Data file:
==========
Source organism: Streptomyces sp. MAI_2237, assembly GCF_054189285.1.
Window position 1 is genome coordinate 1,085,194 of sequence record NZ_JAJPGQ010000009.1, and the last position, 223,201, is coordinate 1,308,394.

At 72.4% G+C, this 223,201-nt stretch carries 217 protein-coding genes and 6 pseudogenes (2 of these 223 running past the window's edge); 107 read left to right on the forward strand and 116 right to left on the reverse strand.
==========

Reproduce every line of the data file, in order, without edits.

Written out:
Source organism: Streptomyces sp. MAI_2237, assembly GCF_054189285.1.
Window position 1 is genome coordinate 1,085,194 of sequence record NZ_JAJPGQ010000009.1, and the last position, 223,201, is coordinate 1,308,394.

At 72.4% G+C, this 223,201-nt stretch carries 217 protein-coding genes and 6 pseudogenes (2 of these 223 running past the window's edge); 107 read left to right on the forward strand and 116 right to left on the reverse strand.